The Macksey Journal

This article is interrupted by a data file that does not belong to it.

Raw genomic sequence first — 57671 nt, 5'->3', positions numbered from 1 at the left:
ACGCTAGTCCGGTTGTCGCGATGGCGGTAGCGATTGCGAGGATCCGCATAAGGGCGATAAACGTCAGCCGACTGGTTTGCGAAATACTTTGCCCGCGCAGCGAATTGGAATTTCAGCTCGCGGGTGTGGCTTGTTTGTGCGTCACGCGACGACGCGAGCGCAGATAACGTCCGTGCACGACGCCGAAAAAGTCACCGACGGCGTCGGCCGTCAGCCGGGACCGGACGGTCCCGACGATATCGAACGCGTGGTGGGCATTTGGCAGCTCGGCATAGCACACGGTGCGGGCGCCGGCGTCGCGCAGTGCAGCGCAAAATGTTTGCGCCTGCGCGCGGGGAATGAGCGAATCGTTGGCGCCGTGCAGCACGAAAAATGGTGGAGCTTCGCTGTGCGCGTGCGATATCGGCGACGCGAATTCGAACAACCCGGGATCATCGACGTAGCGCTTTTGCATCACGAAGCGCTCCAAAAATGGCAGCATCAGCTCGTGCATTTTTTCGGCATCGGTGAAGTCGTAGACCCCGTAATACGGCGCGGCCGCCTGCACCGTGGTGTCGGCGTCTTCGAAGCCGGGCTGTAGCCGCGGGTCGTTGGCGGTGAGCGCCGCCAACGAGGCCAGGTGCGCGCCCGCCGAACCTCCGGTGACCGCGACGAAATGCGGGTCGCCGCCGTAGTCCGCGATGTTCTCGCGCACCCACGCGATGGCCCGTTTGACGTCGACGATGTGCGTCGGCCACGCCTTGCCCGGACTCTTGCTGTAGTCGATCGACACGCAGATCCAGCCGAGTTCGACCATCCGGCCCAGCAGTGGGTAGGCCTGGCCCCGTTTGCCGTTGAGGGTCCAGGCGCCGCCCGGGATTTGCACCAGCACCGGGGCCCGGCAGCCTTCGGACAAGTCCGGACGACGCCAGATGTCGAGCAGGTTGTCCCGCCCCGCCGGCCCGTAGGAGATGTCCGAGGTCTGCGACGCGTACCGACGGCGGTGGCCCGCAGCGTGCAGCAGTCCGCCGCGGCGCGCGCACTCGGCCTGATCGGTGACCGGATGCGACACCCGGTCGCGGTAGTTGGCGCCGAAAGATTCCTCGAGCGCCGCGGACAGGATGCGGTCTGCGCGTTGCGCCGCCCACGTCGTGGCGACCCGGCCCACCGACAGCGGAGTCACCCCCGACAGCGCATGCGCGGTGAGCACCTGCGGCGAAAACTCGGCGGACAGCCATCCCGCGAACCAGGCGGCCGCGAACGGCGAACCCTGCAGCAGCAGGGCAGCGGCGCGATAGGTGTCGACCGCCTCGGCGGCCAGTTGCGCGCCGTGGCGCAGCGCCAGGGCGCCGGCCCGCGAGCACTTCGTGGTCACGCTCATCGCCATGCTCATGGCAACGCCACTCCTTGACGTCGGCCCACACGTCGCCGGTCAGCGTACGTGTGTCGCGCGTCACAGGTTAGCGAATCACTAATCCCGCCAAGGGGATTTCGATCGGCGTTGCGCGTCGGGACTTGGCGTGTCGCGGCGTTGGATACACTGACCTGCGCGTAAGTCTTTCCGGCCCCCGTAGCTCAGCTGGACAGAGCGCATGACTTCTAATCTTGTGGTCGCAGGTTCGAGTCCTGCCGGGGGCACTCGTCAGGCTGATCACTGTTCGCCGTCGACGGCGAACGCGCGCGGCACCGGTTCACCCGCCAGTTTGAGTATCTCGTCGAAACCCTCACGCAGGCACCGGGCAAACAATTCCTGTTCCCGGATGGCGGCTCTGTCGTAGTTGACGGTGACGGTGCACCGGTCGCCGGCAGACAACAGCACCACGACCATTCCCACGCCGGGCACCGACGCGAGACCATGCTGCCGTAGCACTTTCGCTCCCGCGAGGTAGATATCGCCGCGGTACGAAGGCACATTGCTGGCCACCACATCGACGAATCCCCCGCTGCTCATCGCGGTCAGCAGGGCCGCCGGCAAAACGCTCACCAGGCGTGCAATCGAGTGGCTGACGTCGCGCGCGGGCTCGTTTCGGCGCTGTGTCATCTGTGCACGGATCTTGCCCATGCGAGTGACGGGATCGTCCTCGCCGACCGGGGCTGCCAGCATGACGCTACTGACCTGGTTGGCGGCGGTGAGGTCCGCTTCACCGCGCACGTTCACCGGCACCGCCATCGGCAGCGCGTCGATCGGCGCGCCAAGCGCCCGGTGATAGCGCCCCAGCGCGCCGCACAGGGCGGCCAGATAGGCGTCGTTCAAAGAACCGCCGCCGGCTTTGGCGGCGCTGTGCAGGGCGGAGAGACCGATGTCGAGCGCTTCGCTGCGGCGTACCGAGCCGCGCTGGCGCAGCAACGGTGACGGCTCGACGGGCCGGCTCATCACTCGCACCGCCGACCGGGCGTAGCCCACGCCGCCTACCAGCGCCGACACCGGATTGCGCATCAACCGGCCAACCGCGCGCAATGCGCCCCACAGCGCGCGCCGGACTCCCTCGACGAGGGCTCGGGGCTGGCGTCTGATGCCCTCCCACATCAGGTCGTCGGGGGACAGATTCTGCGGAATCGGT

This paper examines an Icelandic Saga, Gísli Súrsson’s Saga, with the aid of key readings in liminal space theory, medieval Christian philosophy, and The King’s Two Bodies by Ernst Kantorowicz. Building on prior scholarship by William I. Miller and other scholars of medieval outlawry, the paper focuses on Gísli's symbolic status as a break from Iceland’s pagan background due to his liminal state, outlawry, apparent belief systems and values, and suggested relation to medieval Christian philosophy. Gísli is an outlier, but he is also a precursor to Iceland’s eventual conversion to Christianity because of his negotiation of boundaries, turn from paganism, and acceptance of his fate. Through Gísli, I argue the presence of a hyperreality or axis mundi, a spiritual bridge, within the presentation of Iceland’s conversion to Christianity. This argument is relevant to current issues regarding colliding ethnic backgrounds and the liminal space between people and ideas and furthers the study of Iceland’s sagas as examples of historical immigration narratives and texts of spiritual significance.